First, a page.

A First War Canadian Military Cross for Passchendaele 1917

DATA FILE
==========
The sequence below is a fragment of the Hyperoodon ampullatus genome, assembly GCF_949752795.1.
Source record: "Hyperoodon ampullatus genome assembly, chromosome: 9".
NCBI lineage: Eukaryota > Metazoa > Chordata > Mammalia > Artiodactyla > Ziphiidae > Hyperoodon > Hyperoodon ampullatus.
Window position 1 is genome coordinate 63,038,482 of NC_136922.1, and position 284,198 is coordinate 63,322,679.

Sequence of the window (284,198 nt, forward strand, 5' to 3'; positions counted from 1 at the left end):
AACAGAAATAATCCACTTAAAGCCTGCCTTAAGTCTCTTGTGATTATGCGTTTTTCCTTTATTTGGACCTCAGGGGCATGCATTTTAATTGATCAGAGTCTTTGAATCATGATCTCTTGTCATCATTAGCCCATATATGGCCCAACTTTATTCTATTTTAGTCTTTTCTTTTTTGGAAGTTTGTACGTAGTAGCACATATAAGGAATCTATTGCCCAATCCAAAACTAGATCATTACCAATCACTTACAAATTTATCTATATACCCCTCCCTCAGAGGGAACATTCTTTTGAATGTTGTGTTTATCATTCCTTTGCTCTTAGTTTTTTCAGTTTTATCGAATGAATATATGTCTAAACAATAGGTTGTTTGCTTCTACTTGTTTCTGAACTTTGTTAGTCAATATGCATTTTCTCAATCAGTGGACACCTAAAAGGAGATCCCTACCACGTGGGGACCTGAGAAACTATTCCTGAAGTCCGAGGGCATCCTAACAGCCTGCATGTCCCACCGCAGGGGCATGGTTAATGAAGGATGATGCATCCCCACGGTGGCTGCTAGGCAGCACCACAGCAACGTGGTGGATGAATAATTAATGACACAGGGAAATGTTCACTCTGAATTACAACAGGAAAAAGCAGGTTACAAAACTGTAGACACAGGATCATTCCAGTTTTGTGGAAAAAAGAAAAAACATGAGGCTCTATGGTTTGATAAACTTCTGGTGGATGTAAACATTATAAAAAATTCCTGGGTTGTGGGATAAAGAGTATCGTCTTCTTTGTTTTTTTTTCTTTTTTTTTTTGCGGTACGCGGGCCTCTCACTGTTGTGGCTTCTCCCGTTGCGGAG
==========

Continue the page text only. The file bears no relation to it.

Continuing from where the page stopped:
A First War Canadian Military Cross for Passchendaele 1917 - Military Cross, George V; British War Medal (LIEUT. H.J. JACKSON); and Victory Medal (LIEUT. H.J. JACKSON). Naming is officially impressed on the First World War pair, the MC is un-named. Un-mounted, original ribbons, dark patinas on the MC and BWM, light contact, near extremely fine. Accompanied by three colour photocopies of his Military Cross citation card. Footnote: Hector John Roderick Jackson was born on March 27, 1892, in Karachi, India (now Pakistan), the son of Dr. Moses J. Jackson and Rosa Juliet Jackson. He was a resident of Aldergrove, British Columbia when he signed his Attestation Paper as a Lieutenant with the 6th Field Company, Canadian Engineers, on October 21, 1915, in North Vancouver, British Columbia, at the age of 23, naming his next-of-kin as his father, Dr. M.J. Jackson of Aldergrove, stating that he had no previous military service, that he was not married and that his trade was that of Driver and Bridge Carpenter. During his Medical Examination, it was noted that the "first joint of (the) left index finger missing" on Jackson's left hand. In England, he was transferred to the 10th Field Company, Canadian Engineers, which later became the 10th Battalion, Canadian Engineers. Lieutenant Jackson was with the 10th Battalion, Canadian Engineers when he was awarded the Military Cross for actions taken at Passchendaele, the announcement for the award made in the Second Supplement to the London Gazette 30507 of Friday, February 1, 1918, on Monday, February 4, 1918, page 1607 and in the Supplement to the Edinburgh Gazette 13205 of Wednesday, February 6, 1918, page 579. His citation appeared in the Fourth Supplement to the London Gazette 30780 of Tuesday, July 2, 1918, on Friday, July 5, 1918, page 7932 and in the Canada Gazette of Monday, August 26, 1918: "For conspicuous gallantry and devotion to duty in marking out and digging a trench under heavy fire. Having completed the work, he made a reconnaissance, with two sappers, to look for wounded, and finding two brought them five miles to the dressing station." by authority of Watson's despatch R.O. 1506 of December 30, 1917. Jackson is on record has having been gassed on November 4, 1918, surviving the attack and was later promoted to Captain with the 10th Battalion, Canadian Engineers. Captain Hector John Roderick Jackson died on January 25, 1920, at the age of 27, as the result of a tragic accident, after returning from the war. He was riding a bicycle home from a symphony concert he had attended and was hit by a drunken taxi driver on the Connaught Bridge over False Creek in Vancouver. He suffered a severe head injury, died in hospital a week later and was buried in Mountain View Cemetery, Vancouver, British Columbia, Grave Reference: Block 45. Plot 16. Lot 2.